When I was asked to come up with a cocktail based on a story by some writer whom I didn’t know on the theme of “The Doppelgänger,” naturally it was the theme I glommed onto. Instantly, one cocktail came to mind: The Boulevardier. You know the Boulevardier even if you don’t: it’s the Negroni with a Frenchified name and whiskey instead of gin. It’s a cocktail with literary roots, named, according to cocktailing mastermind Gary Regan in his book The Negroni, after a French literary magazine. And what is a boulevardier—a flâneur, a man-about-town—if not the essence of the doppelgänger, for his stroll would be hardly complete without his counter-party, the world around him generally, and the objects of his desires that he encounters specifically, the latter point seemingly emphasized by the Boulevardier’s substitution of darker spirits over clear ones.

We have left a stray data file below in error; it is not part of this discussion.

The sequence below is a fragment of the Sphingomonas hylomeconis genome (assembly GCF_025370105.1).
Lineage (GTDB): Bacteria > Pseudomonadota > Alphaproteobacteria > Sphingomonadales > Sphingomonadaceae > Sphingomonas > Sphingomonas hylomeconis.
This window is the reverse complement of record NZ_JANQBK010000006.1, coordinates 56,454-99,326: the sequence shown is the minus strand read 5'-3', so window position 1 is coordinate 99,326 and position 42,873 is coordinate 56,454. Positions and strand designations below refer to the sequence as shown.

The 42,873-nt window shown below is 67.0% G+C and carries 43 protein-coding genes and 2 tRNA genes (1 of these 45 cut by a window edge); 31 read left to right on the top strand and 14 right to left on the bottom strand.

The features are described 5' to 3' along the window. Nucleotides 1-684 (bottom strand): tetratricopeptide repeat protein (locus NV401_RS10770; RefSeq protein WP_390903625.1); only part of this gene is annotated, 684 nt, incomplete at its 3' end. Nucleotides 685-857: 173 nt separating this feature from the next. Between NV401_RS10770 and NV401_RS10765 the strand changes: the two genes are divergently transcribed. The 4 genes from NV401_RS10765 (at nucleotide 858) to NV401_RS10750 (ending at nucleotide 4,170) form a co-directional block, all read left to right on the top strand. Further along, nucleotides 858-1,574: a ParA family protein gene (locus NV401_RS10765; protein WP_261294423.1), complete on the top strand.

With the outlines of the story fully contoured by that one instantly brilliant thought, like all good writers, I promptly set the assignment aside and turned to more pressing concerns, like cocktailing.
Then I read “Burning in the Rain.” There’s no flâneur in there. Not really. It’s sultry. Sordid.
© 2014 Bryce T Bauer